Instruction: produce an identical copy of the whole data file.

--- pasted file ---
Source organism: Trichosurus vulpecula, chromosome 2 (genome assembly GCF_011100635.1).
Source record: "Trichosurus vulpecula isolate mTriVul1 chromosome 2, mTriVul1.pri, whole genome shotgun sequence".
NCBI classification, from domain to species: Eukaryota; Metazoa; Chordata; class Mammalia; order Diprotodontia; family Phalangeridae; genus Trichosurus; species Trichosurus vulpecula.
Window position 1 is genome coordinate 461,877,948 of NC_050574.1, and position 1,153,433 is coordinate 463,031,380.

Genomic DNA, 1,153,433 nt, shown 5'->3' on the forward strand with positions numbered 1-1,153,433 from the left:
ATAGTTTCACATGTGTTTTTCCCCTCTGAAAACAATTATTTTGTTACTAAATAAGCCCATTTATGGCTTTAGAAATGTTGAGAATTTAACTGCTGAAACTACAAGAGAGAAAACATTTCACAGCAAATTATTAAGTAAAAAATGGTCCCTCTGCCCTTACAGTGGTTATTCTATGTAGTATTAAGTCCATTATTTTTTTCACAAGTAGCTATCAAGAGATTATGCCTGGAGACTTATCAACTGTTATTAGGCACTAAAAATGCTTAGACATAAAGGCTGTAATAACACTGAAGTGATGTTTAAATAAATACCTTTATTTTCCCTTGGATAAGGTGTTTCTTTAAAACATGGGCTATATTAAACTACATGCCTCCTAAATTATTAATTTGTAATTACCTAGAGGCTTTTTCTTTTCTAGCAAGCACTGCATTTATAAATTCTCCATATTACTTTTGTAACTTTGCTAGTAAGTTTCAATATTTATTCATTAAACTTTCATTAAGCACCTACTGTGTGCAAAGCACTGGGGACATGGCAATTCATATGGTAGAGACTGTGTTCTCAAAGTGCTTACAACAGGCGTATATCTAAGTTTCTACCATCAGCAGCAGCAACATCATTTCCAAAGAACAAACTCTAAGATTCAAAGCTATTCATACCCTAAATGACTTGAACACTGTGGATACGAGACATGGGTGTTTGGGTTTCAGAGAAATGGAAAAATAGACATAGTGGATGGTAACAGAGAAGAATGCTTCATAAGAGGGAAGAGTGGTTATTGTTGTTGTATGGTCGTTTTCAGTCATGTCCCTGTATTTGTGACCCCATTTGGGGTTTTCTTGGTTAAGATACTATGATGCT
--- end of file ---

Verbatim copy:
Source organism: Trichosurus vulpecula, chromosome 2 (genome assembly GCF_011100635.1).
Source record: "Trichosurus vulpecula isolate mTriVul1 chromosome 2, mTriVul1.pri, whole genome shotgun sequence".
NCBI classification, from domain to species: Eukaryota; Metazoa; Chordata; class Mammalia; order Diprotodontia; family Phalangeridae; genus Trichosurus; species Trichosurus vulpecula.
Window position 1 is genome coordinate 461,877,948 of NC_050574.1, and position 1,153,433 is coordinate 463,031,380.

Genomic DNA, 1,153,433 nt, shown 5'->3' on the forward strand with positions numbered 1-1,153,433 from the left:
ATAGTTTCACATGTGTTTTTCCCCTCTGAAAACAATTATTTTGTTACTAAATAAGCCCATTTATGGCTTTAGAAATGTTGAGAATTTAACTGCTGAAACTACAAGAGAGAAAACATTTCACAGCAAATTATTAAGTAAAAAATGGTCCCTCTGCCCTTACAGTGGTTATTCTATGTAGTATTAAGTCCATTATTTTTTTCACAAGTAGCTATCAAGAGATTATGCCTGGAGACTTATCAACTGTTATTAGGCACTAAAAATGCTTAGACATAAAGGCTGTAATAACACTGAAGTGATGTTTAAATAAATACCTTTATTTTCCCTTGGATAAGGTGTTTCTTTAAAACATGGGCTATATTAAACTACATGCCTCCTAAATTATTAATTTGTAATTACCTAGAGGCTTTTTCTTTTCTAGCAAGCACTGCATTTATAAATTCTCCATATTACTTTTGTAACTTTGCTAGTAAGTTTCAATATTTATTCATTAAACTTTCATTAAGCACCTACTGTGTGCAAAGCACTGGGGACATGGCAATTCATATGGTAGAGACTGTGTTCTCAAAGTGCTTACAACAGGCGTATATCTAAGTTTCTACCATCAGCAGCAGCAACATCATTTCCAAAGAACAAACTCTAAGATTCAAAGCTATTCATACCCTAAATGACTTGAACACTGTGGATACGAGACATGGGTGTTTGGGTTTCAGAGAAATGGAAAAATAGACATAGTGGATGGTAACAGAGAAGAATGCTTCATAAGAGGGAAGAGTGGTTATTGTTGTTGTATGGTCGTTTTCAGTCATGTCCCTGTATTTGTGACCCCATTTGGGGTTTTCTTGGTTAAGATACTATGATGCT